At LegalWills.ca we have made a decision to not allow you to set Executor fees in your Will. There is a good reason for this, and it does require some understanding of Executor fees and how they are calculated.
What are Executor Fees?
Within your Will you name an Executor. This person has the responsibility to gather your assets, secure them, and then distribute your assets to the beneficiaries according to the instructions in your Will. Together with these broad tasks, the Executor also has to arrange your funeral, file your final year taxes, apply to probate, and work with every business that you have interacted with to close down your accounts. In addition, there is now the concept of a Digital Executor. This person is responsible for working with all of your online accounts and digital assets to make sure that they are either closed down, memorialized, or transferred to a beneficiary.
It is a big task that can take many hours of work, over weeks and months, and even occasionally years. It is therefore only reasonable that an Executor should receive some compensation for all of this work that must be done to administer your estate.
What are the different types of Executor?
If you have a Will, then your Executor is appointed by you, in your Will. You can name a single person to take on the role or “joint Executors”. Within the Will you usually also name at least one backup or “alternate Executor”. Most of the people who prepare their Will at LegalWills.ca appoint a friend or family member as their Executor. There is absolutely no problem with your chosen Executor being a beneficiary.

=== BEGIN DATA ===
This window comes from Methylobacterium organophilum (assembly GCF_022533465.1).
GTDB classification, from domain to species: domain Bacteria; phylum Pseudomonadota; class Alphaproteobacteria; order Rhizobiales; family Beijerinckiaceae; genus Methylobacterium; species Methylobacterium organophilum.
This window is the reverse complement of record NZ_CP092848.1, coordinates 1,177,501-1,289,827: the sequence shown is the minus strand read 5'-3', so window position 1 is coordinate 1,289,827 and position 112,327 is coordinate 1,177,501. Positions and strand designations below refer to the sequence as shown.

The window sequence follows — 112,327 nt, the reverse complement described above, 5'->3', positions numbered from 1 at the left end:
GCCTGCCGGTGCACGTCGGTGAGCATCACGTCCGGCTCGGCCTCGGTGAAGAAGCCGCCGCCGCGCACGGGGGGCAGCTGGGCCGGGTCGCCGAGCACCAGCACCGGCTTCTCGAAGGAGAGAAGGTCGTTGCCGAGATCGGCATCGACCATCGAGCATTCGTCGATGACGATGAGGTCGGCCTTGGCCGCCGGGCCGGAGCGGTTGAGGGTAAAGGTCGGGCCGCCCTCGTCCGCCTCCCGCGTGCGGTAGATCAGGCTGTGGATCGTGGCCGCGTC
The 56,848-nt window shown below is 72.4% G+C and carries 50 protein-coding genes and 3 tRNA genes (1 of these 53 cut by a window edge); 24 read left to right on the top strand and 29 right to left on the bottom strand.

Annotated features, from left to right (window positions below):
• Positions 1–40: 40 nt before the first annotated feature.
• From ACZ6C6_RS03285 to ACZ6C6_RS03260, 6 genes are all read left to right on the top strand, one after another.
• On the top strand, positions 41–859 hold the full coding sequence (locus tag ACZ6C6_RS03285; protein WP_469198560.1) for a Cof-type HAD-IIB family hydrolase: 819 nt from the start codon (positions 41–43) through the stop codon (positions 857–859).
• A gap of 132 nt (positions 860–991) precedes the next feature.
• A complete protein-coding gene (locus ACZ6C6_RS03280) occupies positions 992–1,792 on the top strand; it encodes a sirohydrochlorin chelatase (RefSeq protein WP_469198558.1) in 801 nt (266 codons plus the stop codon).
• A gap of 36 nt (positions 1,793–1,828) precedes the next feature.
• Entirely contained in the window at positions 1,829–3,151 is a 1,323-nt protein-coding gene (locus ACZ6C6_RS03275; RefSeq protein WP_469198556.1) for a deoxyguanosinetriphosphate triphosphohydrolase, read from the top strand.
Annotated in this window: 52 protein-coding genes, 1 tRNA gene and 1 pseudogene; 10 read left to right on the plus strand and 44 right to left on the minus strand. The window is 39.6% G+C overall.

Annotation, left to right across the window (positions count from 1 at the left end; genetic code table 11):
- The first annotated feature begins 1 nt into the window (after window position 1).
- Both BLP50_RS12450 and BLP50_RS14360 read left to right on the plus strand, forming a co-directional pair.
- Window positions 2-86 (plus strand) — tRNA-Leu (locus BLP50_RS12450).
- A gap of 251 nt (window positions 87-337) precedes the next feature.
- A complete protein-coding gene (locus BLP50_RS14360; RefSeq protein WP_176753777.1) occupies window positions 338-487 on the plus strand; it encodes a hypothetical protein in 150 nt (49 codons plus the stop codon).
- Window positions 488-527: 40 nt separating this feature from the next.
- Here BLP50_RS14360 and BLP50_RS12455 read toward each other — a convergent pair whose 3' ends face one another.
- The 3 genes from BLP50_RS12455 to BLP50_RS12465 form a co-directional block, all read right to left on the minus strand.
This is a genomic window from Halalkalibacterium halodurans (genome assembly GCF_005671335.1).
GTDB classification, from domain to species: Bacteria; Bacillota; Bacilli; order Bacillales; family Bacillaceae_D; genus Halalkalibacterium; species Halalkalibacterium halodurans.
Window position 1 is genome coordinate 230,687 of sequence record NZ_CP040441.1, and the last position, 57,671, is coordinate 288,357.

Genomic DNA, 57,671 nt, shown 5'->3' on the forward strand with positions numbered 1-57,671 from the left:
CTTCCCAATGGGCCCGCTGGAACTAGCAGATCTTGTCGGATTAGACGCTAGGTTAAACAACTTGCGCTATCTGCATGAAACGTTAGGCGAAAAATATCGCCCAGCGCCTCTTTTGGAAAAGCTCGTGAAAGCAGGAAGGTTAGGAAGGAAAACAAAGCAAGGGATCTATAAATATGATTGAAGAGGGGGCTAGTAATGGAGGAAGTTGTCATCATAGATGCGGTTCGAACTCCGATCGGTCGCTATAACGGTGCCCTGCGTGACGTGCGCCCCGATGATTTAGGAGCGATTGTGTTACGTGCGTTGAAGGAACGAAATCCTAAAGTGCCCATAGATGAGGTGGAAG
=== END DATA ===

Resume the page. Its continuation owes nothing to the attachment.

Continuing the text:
In fact, it is very common for the Executor to be the main beneficiary, particularly when this person is your spouse. It can make things go quite smoothly when your spouse is transferring assets to their own name, when they are named as Executor of your Will. It is also common to then name children as a backup Executor (sometimes appointed as joint alternate Executors). Not all services allow joint Executors, but at LegalWills.ca you can name up to three first choice joint Executors, and up to three alternates who can either step into the role one by one, or who can work jointly when the first choice is unable or unwilling to serve.
When naming a friend or family member as an Executor, they must be an adult in your Province, but there are no other particular qualifications. They can have a criminal record, and they can have filed for bankruptcy. Just make sure that you are choosing an appropriate person.
Another option for your Executor is a professional Executor. This can be a bank, law firm, or trust company. Every major bank offers Executor fees, not all lawyers do, but some lawyers specialize in this part of the process and may even prepare a Will for a very low fee if they can be named as Executor. The catch with this is that some professional Executors set their own fees that are over and above the Executor fees set by the courts.
How are Executor fees calculated?
Executor fees are generally established on a Provincial level by the courts. They are calculated as a percentage of the estate according to a range based on the “size and complexity” of the estate. Keep in mind that these fees are over and above any costs that may be incurred through the process of estate administration.
In Ontario, Executor fees are usually calculated as 2.5% of all assets gathered, plus 2.5% of all assets disbursed to beneficiaries. In other words about 5 percent of the estate.
In BC, the level of Executor compensation is a little more vague, but is “up to” five percent depending on a variety of factors including:
- the magnitude of the estate;
- the care and responsibility involved;
- the time occupied;
- the skill and ability displayed; and
- the success achieved in the final results.
In Alberta, the Executor compensation rates are subject to a more complicated calculation. Firstly, a calculation is made based on the size of the estate:
On the first $250,000.00 of capital: 3% – 5%
On the next $250,000.00 of capital: 2% – 4%
On the balance: 0.5% – 3%